Hi Ms. Turner, if you are reading this, please reply at my email of email@example.com.
I am writing to you to find out about your father, Jack. My father worked with your father right up until the first time he walked into lonesome lake and met your mother Trudy. My father, Jim, did write to your father a number of years ago and did get a reply back. My father had information that your father had moved to Cortez Island, and has tried to send a letter to him, but does not know if your father ever got the mail or not. I do have a couple of pics of your father in his younger days that I could send you if you like.
P.S. I understand that when you were young your father used to keep an axe by the door which was always referred to as the "Kennedy Axe". This was in reference to my father, who had given the axe to your father.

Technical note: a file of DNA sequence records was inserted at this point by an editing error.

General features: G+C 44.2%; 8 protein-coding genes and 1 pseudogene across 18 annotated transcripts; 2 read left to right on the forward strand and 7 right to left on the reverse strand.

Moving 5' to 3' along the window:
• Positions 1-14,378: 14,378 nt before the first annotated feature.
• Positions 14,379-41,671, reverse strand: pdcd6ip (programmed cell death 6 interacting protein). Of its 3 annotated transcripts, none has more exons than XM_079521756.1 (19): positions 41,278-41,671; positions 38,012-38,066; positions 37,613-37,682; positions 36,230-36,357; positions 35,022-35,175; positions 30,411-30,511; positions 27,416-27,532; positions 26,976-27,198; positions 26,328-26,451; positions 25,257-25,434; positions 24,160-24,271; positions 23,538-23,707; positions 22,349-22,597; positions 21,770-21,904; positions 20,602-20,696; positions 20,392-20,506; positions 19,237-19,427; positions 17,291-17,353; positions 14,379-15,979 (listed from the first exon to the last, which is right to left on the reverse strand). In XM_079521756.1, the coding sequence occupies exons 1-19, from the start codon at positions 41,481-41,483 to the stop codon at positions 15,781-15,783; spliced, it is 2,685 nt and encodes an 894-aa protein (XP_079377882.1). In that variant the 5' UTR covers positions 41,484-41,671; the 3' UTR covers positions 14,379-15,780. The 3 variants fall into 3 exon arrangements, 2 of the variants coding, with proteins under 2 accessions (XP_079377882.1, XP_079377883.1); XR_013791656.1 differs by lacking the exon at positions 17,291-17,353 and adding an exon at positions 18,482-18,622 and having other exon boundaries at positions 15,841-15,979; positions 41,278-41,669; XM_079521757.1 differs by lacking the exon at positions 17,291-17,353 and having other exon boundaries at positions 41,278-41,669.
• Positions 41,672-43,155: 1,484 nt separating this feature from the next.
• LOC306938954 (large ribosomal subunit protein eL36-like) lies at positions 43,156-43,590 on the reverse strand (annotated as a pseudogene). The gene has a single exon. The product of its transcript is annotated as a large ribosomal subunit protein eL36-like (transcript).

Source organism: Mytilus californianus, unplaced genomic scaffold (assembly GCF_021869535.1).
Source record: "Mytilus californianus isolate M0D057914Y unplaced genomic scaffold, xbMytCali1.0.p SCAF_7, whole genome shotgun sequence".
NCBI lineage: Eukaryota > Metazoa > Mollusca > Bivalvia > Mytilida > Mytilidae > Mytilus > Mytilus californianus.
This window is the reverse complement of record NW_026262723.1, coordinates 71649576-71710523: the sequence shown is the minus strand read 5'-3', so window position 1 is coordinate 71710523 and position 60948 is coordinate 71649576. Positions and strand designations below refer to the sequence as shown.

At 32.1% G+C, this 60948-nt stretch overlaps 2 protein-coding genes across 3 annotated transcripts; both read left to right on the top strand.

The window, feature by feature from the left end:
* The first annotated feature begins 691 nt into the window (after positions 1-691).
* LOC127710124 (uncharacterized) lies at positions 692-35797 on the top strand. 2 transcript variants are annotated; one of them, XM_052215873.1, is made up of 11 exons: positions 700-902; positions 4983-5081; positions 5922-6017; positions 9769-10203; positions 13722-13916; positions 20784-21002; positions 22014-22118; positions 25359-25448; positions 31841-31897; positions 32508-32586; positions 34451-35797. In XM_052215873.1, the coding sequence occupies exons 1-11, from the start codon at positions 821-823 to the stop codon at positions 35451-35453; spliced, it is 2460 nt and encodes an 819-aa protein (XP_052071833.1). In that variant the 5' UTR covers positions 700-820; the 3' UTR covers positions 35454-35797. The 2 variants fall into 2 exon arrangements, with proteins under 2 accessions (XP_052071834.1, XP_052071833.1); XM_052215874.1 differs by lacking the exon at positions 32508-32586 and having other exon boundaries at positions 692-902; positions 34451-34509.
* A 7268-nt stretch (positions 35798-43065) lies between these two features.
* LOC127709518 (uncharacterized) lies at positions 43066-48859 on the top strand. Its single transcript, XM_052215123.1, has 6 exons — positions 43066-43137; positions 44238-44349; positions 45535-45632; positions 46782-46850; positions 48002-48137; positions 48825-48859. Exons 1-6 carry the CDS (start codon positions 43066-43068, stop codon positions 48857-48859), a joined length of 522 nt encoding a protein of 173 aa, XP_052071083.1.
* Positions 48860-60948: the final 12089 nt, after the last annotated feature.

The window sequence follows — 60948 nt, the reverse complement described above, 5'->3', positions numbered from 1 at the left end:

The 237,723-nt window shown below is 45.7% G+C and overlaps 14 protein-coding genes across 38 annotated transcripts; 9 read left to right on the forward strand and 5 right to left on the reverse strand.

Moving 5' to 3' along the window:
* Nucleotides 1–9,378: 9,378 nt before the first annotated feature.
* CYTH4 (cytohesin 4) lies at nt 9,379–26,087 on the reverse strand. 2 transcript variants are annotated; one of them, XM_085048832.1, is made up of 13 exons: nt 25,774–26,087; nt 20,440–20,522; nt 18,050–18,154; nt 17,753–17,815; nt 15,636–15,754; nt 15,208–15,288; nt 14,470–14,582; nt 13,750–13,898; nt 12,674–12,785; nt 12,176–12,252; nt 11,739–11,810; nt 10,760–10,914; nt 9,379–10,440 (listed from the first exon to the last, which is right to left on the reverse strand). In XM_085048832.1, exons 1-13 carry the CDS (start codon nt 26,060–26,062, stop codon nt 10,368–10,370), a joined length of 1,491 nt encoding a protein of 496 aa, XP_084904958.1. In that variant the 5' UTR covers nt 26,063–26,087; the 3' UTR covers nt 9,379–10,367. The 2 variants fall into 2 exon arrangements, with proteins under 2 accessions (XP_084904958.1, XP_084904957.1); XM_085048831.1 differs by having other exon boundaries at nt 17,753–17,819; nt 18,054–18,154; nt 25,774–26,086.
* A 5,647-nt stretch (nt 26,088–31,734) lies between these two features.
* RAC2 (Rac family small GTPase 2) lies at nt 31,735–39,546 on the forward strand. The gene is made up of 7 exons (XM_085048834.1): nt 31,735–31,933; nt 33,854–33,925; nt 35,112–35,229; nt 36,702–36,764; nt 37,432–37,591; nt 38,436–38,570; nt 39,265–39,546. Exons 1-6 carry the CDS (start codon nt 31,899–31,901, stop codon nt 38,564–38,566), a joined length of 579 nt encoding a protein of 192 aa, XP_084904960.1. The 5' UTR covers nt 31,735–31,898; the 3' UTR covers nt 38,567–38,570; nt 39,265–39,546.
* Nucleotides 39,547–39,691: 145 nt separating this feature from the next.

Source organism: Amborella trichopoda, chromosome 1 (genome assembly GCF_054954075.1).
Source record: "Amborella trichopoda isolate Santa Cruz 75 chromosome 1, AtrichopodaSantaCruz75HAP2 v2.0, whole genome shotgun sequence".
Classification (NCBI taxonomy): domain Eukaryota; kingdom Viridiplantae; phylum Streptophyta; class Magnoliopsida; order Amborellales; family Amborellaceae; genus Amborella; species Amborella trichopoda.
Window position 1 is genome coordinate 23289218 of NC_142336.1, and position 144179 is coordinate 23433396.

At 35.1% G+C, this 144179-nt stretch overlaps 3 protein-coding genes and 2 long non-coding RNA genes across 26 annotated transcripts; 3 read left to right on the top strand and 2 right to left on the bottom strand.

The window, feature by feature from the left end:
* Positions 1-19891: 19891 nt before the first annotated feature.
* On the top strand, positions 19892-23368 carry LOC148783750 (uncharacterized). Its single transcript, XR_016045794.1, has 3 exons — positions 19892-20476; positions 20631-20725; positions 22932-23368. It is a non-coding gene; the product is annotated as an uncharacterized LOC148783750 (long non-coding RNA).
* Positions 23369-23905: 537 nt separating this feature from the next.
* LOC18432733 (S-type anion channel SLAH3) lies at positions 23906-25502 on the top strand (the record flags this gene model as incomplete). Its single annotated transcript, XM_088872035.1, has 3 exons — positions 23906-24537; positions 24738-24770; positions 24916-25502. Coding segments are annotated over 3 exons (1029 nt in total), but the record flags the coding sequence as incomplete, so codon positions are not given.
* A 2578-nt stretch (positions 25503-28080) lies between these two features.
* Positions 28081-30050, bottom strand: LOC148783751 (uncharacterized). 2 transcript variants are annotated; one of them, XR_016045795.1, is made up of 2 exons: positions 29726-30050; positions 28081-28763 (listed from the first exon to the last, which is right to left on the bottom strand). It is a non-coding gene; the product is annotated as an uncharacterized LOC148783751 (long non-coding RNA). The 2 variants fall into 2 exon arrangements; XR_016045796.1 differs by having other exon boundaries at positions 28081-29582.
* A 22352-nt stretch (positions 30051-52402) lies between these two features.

You might be interested to know that my mother, Trudy, has had another book published this spring. It is called Packtrains and Airplanes and is available from the publisher, hancockhouse.com
I bought Crusoe of Lonesome Lake back in the 70's when on a trip to Canada and have read it several times since - I love it. I read it again last week and thought maybe I could find Lonesome Lake on Google maps - I was thrilled when I found it and so looked further into what I could find on google. I was really thrilled to see your photos - and glad to know life still continues at Lonesome Lake. Thank you Kittyj Scotland
As the team takes a break from plowing the garden near Lonesome Lake on the Turner homestead, Cealy the cat rests comfortably on Guenevere's back. Can't recall how she got up there.
The Edwards family of Lonesome Lake was very instrumental in building the small flock of Trumpeter Swans back up to a sustainable population from 1930's to 1988. The effort was succesful, and the swans now are fairly plentiful.
This house, along with all other buildings at the homestead, were lost in the Lonesome/Turner Lake wildfire in 2004.